Wednesday, January 16, 2008

Good boss Bad boss - Again!

Just to continue for a little while the nice feeling for getting a mention in the New York Times I am re-producing today my original posting from back in November. There have already been terrific comments but maybe some people haven’t seen this. I would love more comments.

My completely random thought for today has been about the features of the best and worst bosses I had during my long healthcare management career. So here goes ......

My best bosses
  • inspired confidence
  • were humble
  • had integrity
  • knew what they were talking about
  • let me get on with things
  • were always there when I needed help
  • usually said ‘yes, try it’
My worst bosses
  • never seemed to be around when I needed them
  • always asked me to justify what I wanted to do
  • always wanted to know what I was doing
  • often said ‘no, we can’t do that'
  • gave the impression of being distrustful
  • didn’t smile much
  • talked about themselves a lot

What features can you add to either list?


progmanager said...

Serious post Trevor. Did you see the name check that you got on Tom Peter's site from the man himself?

To try to add some value I am not so interested in the labels that we attach to good bosses (or the bad ones) as much as in the things that they do, the behaviours, that lead to the labels being sticking.

For example in a session on Managing Your Boss that I ran last week I asked the group about what their best managers did that made them so good. I got back the usual stuff (and some not so usual stuff) about passionate, visionary etc. I then worked the group quite hard to get them to say what did this person do, physically do, that made you think they were passionate? We then explored the corollary which is what sorts of things can you do as a manager to increase the odds that someone will label you as 'passionate' or 'visionary'?
By helping to explore the behaviours that drove the labels we were able to explore some really powerful and practical management development territory.

Trevor Gay said...

Many thank progmanager - Yes I saw the mention at Tom Peters Blog – I was pleased needless to say

I like your approach of looking at behaviours rather than people. I’m sure that is where we can explore this best.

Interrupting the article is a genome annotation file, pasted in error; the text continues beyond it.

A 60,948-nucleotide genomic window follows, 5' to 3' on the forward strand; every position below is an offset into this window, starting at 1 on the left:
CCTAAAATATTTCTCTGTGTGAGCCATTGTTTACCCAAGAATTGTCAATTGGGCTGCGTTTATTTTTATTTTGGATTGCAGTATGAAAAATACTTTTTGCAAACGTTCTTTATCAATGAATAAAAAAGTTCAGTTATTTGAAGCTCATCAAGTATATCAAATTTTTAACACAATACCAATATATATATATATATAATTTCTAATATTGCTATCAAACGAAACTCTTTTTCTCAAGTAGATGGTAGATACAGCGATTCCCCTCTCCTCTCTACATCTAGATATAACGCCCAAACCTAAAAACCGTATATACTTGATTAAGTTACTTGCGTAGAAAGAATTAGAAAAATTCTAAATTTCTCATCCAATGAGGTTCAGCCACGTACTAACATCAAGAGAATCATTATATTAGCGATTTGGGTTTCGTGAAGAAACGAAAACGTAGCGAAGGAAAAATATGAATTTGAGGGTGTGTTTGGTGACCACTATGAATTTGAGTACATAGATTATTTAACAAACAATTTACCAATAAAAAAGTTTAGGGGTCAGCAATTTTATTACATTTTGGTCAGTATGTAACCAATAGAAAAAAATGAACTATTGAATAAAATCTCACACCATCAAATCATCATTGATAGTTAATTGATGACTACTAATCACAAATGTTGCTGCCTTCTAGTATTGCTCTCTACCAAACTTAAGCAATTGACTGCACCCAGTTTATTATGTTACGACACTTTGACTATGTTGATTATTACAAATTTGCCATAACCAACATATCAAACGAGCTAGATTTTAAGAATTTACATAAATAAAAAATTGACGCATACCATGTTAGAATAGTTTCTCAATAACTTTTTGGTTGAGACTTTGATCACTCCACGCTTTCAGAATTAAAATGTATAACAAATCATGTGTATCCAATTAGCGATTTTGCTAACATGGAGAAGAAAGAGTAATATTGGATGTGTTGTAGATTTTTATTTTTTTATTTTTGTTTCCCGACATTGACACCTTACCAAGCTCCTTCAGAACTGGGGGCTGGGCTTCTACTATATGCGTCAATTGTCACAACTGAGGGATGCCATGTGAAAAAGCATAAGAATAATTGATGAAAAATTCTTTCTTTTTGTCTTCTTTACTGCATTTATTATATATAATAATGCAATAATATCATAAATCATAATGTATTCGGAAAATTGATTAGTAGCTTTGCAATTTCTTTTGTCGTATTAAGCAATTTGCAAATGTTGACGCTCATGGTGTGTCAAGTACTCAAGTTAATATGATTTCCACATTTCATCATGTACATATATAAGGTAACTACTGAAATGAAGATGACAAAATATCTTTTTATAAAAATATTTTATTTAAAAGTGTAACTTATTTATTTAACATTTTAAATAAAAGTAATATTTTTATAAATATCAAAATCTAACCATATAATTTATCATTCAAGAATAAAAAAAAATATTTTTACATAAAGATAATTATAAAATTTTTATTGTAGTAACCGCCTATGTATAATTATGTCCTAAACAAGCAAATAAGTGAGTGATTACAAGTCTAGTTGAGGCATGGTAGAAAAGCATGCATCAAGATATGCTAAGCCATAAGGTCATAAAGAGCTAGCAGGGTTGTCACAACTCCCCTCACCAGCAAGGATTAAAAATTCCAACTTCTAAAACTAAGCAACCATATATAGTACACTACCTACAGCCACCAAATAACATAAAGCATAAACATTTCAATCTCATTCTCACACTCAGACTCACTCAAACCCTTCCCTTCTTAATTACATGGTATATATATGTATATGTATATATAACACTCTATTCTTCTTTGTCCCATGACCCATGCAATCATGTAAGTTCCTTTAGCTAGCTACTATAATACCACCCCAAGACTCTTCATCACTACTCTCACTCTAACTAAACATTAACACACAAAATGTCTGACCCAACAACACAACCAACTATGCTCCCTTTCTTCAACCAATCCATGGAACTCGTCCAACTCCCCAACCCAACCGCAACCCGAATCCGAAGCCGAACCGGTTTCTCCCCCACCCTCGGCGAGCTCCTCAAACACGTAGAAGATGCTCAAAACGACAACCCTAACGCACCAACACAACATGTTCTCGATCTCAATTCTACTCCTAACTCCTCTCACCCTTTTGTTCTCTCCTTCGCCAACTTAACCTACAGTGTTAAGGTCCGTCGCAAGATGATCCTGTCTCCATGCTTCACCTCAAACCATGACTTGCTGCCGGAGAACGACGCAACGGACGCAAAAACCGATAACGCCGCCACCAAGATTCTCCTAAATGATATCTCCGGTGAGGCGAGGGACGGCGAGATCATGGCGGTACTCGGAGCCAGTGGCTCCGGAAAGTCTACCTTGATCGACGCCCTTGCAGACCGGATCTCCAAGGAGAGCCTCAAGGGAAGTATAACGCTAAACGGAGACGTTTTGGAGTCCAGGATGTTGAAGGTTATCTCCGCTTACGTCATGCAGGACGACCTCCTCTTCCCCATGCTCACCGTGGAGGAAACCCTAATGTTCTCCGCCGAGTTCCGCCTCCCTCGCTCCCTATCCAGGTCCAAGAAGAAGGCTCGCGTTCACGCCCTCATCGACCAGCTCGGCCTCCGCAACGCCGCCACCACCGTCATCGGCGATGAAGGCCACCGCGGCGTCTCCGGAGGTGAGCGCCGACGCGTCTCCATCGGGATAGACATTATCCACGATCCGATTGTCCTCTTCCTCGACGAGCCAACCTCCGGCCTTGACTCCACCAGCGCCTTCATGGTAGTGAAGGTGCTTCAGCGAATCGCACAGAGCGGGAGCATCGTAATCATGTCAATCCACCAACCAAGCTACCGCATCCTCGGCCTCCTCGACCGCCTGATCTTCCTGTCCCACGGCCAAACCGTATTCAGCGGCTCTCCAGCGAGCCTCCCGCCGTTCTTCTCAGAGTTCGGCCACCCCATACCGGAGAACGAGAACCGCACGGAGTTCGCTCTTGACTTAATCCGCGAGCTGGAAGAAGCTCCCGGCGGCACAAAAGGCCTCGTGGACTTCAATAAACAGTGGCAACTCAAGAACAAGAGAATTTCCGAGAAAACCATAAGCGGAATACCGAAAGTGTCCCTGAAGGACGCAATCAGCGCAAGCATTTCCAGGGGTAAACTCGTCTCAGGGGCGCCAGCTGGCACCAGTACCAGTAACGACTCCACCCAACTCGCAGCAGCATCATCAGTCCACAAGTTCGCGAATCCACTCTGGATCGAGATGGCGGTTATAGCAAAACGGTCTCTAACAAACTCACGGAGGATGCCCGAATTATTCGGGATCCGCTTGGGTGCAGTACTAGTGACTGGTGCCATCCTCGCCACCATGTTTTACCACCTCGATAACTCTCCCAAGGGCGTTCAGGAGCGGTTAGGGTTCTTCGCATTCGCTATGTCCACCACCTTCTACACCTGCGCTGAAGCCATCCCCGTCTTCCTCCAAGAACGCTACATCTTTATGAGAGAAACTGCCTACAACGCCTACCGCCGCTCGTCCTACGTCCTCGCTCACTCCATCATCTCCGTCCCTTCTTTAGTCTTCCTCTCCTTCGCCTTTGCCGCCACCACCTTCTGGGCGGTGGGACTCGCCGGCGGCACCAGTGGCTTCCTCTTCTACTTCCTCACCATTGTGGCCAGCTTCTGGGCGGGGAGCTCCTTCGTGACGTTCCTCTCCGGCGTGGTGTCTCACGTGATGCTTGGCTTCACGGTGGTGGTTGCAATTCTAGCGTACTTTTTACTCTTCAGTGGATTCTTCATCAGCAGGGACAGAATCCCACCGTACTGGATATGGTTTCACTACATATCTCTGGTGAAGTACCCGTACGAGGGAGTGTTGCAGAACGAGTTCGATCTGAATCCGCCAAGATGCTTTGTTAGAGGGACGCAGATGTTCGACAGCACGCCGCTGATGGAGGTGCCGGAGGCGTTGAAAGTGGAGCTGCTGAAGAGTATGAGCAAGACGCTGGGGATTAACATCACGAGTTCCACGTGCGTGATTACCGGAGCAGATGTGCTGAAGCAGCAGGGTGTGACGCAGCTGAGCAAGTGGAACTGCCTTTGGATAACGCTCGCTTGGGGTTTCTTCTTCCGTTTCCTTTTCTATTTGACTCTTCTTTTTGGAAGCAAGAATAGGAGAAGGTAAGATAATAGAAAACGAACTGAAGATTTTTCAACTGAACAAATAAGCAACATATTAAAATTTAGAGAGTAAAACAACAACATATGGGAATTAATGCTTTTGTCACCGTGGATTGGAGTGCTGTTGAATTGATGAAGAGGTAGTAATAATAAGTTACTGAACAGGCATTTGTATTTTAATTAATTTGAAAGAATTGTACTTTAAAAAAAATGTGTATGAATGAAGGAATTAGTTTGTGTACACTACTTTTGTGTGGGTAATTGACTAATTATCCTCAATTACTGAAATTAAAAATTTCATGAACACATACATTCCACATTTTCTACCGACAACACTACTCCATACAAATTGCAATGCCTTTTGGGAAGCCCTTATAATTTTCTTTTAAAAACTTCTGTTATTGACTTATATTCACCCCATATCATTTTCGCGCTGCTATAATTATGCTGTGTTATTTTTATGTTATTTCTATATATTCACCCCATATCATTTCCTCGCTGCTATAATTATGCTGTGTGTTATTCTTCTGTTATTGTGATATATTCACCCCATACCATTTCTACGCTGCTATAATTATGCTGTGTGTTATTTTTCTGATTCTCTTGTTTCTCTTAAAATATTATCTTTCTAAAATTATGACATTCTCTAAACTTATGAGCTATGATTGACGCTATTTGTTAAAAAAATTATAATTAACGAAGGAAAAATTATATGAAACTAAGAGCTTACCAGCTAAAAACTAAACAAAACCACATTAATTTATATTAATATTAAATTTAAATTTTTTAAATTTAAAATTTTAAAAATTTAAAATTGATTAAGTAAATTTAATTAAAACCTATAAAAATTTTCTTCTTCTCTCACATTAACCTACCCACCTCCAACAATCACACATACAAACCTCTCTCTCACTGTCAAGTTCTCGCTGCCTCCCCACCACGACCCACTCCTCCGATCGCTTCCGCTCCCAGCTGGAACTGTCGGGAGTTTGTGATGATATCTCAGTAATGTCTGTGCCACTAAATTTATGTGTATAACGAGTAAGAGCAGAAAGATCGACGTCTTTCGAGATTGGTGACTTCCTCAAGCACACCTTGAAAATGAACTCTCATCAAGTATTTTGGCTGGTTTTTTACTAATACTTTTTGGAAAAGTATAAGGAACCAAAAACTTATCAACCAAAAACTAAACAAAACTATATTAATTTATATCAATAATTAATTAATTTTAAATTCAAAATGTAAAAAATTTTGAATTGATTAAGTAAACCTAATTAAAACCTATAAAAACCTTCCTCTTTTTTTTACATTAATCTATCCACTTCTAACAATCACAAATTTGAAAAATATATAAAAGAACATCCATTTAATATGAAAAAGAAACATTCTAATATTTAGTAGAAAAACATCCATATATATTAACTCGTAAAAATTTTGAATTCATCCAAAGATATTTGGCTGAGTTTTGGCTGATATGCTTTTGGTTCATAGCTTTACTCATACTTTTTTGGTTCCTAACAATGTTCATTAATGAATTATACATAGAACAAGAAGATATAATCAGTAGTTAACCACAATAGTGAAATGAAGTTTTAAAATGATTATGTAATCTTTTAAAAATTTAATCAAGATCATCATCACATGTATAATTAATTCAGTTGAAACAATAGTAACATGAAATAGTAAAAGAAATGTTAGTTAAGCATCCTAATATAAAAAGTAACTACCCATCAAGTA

I love how your session concentrates on the positive rather than looking at deficiencies. Most bosses want to do a good job – I can’t think anyone wants to do a bad job. Maybe bosses should be on your course alongside their employees to ensure managers have insight about what behaviours the employees want to see from managers!

Did you have a mixed audience of employees and managers?

progmanager said...

All were managers - but were attending a managing your boss workshop. And of course they were helped to recognise that what was true of their bosses was true of them. I teach a Jungian concept that suggests that whatever 'light' drives someone to success (strengths) will cast a long shadow (weaknesses). So a 'detail conscious' manager may appear to be a grim faced technocrat. A 'visionary persuader' may seem to be all talk.

I try to train people to look at everyone as having 'light' that will inevitably cast a shadow. Their task is then to recognise and value the 'light' while managing the consequences of the 'shadow'. However it is so ingrained into may to just look at the shadow and to discount the light. And it seems to be a reality that the greater the strengths the more obvious are the weaknesses. There really are no mountains without valleys.

Trevor Gay said...

Concentrating on the positive always works best. I always tell my kids they are great. I always say to them they can still improve but they always start from a position of being great. What possible motivation is there in ever telling anyone they are anything less than great?

Your teaching is wisely founded.

Marilyn said...

My Two Cents.....

*saw my potential when I didn't
*went to bat for me with superiors

*blamed others
*never recognized my talent or potential
*got there due to seniority alone

Thought provoking exercise!

John said...

Good boss is who like to listen to criticizes,and self criticizer. The bad boss may be the one always like to be surrounded with the people who say yes to his words even when he's wrong.
Breakdown Insurance

Trevor Gay said...

Thank you Marilyn – a brilliant additional list thanks. Six completely new points I had missed. Maybe I should write some more on this subject – it seems to generate interest – what do you think?

John – I agree with your points. Bosses who are not self deprecating but are prepared to believe they can be wrong always go up in my estimation and it must be absolutely awful as a boss to be surrounded by ‘yes men’ – the King's New Clothes story comes to mind …..

Marilyn said...

Dear Trevor,

Yes, I endorse your idea of writing about what makes a great boss. In this collaborative business environment, true leadersip is changing at lightening speed.

Another thought--you continue to learn from the very best bosses, long after you've moved on. My former boss knew full well I was moving across country in a few months and would be gone after the changes launched--no matter, she put me in charge of a huge project(s) with a tight deadline. That helped me grow enormously--you don't forget that boss!

Trevor Gay said...

Thanks Marilyn another great insight that I had missed - how to push someone who may not think they are ready o be pushed. You were obviously able to grow through that experience and you remember the boss in a positive light.

I remember early in my career getting a two step promotion and really panicking when it came to my first day. I began to have all sorts of self doubts. My boss told me he had appointed me because he was confident I could do the job. That made me feel so much better and I coped well from then on!